Can I Return to Practice?

I often speak with physicians who have an extended absences from medical practice and wonder if returning to practice is their best career avenue. The answer to that question is that it depends. First, it depends on if that is what you really want to do, and second, it depends on the circumstances surrounding your absence and the amount of time you've been away. 

So, first, let's decide if this is what you really want to do or if you simply expect it to be an easy, "low impact," process. Only you can make that decision, but you do really need to ask yourself some hard questions that differentiate what you think you can do versus what you want to do. 

Next, let's consider the facts of returning to practice after a hiatus. Even small gaps in work can create questions, regardless of the validity of the explanation or reason. Most importantly, if you have been out of practice for two years or more, that timeframe becomes a significant disqualifier.  What I’ve consistently encountered is that after two years of practice absence a physician’s practice reentry is made very difficult, and each year thereafter simply compounds the challenges. While I do not know if this timeline is codified anywhere, it seems nearly universal in practice.

Next, did you leave practice voluntarily or based on licensure restrictions, terminations or other reasons not of your choosing? If so, you'll need to consider any impediments those past actions may place in from of you. And, you'll need to determine if they can be corrected and at what cost... cost in time, in effort and in emotional strength. 

So, regardless or the reasons for leaving or what you believe will be the process to return, I advise securing expert legal counsel with deep experience in physician licensing, credentialing, contracting and work-related issues.

That said, consistent issues I see returning physicians dealing with include:

  1. Med/Mal carriers are often reluctant to insure a physician with such an absence as they may be considered a greater risk. Check with your available carriers to determine their criteria.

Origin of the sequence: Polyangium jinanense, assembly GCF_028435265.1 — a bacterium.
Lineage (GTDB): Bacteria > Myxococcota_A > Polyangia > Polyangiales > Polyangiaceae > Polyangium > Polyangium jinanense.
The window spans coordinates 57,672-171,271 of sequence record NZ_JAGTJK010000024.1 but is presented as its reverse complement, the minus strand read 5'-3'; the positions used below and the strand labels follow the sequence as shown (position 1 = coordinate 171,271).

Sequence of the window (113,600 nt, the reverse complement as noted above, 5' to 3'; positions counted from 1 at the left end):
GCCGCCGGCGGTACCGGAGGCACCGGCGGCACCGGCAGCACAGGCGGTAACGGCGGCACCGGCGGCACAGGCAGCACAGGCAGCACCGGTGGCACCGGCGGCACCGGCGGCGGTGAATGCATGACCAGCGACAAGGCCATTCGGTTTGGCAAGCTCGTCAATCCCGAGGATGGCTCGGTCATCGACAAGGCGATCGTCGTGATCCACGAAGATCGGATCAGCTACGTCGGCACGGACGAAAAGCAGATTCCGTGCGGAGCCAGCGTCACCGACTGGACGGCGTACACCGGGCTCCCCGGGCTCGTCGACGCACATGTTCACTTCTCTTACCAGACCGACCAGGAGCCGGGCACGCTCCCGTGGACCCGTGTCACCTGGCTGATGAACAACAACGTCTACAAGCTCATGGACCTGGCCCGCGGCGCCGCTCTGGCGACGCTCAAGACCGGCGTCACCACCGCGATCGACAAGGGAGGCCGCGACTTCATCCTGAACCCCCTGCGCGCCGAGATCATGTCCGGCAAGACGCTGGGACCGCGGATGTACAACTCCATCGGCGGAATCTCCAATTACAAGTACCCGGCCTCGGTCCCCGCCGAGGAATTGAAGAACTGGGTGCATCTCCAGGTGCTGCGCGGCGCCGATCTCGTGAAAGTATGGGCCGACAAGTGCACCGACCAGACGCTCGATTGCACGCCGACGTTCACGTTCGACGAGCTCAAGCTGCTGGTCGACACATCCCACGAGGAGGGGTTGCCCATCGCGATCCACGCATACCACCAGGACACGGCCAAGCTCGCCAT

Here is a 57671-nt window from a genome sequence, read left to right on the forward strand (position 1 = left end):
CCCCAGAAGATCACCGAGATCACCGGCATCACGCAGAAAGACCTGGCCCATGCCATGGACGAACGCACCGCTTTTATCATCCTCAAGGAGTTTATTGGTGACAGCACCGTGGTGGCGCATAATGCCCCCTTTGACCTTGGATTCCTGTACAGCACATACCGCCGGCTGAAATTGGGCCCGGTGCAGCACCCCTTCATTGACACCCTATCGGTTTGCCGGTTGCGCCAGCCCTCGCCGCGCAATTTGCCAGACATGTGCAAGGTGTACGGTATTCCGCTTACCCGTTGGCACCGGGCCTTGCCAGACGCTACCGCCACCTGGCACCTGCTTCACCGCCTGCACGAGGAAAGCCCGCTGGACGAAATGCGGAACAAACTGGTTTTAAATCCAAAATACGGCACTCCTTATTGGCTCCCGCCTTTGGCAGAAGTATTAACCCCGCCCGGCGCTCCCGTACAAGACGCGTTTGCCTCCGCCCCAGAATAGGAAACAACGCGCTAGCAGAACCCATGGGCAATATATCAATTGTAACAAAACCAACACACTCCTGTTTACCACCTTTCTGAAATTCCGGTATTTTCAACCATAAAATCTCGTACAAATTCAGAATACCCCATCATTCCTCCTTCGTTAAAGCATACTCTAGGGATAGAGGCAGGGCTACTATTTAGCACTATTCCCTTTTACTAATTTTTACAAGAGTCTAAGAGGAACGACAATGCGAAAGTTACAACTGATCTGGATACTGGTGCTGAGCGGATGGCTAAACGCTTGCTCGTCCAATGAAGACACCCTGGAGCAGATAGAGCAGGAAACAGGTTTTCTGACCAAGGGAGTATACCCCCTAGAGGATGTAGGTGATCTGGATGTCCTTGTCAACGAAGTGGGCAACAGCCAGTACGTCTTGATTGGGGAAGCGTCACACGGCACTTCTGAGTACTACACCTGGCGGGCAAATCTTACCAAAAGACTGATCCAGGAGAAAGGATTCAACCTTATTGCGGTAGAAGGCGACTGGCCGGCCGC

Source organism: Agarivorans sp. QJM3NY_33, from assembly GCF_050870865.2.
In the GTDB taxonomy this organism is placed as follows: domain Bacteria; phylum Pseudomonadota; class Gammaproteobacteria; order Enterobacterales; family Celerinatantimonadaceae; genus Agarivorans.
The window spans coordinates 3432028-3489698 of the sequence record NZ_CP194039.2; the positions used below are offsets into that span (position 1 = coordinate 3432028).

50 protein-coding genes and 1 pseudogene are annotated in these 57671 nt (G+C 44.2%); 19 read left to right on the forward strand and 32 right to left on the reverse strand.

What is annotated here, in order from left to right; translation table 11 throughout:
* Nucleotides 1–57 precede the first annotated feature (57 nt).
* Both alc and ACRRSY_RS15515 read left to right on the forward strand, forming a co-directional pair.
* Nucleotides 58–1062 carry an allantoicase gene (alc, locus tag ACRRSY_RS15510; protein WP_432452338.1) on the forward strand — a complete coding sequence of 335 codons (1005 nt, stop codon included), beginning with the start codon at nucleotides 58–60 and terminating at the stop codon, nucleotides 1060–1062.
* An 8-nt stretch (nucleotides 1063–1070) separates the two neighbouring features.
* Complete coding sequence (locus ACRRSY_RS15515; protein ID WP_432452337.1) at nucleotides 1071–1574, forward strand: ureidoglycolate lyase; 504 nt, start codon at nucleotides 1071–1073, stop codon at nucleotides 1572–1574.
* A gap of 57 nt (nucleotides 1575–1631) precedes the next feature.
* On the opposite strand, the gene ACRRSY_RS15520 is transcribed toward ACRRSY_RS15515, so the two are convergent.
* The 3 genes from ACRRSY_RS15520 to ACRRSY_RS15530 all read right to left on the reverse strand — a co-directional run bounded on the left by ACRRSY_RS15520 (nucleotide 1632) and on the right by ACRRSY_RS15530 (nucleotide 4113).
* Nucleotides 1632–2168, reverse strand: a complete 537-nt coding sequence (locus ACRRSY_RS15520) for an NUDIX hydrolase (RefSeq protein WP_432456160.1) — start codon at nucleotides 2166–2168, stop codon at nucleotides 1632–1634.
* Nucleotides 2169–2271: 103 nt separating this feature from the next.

2. Medicare may not allow the physician to participate due to that gap in practice. Then couple that with the inability to obtain med/mal insurance. About all you can really do with Medicare is file for participation - unless in your practice you will elect to not accept Medicare.
  3. Medicare qualification is the basis for participation in other insurers. Therefore, commercial insurers may choose to follow Medicare’s lead. Check with insurers in your market and ask for a copy of their provider contracts.
  4. Obtaining hospital privileges depending on your specialty and expected range of practice.  Typical medical staff bylaws, as a basis, require the physician to have med/mal coverage and perhaps to be a participant in Medicare and other insurance programs. Check with the hospitals you're interested in and ask for a copy of the bylaws. Some are even published online.
  5. Next, to counter the previously noted issues, the physician may seek to participate in a physician re-entry program. An example of this is the Center for Personalized Education for Professionals in Colorado. This can be costly, can require multiple years and is contingent on several coordinating factors that may make implementation challenging. If you chose to follow a practice re-entry path, I would advise you to expect it to require several years and an expense likely between $10,000 and $20,000 and possibly more, and I would advise securing specialized legal guidance in the event some of the contradictory and or compounding occurrences noted above are encountered.
  6. Another “re-entry” avenue is to complete a new residency program or perhaps a fellowship program. However, few programs will accept a physician beyond the typical "resident age." The ROI economic equation of medical education/training is predicated on the physician providing many decades of practice in return for the cost of training. That simply doesn’t exist with someone beyond the typical age of a resident or fellow. So, if you're in your late 40's, 50's or 60's you'll want to check with many programs and try to establish some concrete assurances before making you re-entry plans. 

These are just some of the issues to process and to be aware of in considering returning to practice. The last issue is the medical board in your particular location. If you've relinquished your license, start reinstating it now. If you've maintained it, keep doing so. And, the same is to be said for your boards. The windows are closing for practice for non-board certified physicians. 

Regardless, if this is your interest, I'll be happy to discuss your objectives with you and share my experiences from addressing these issues with many, many physicians over the years.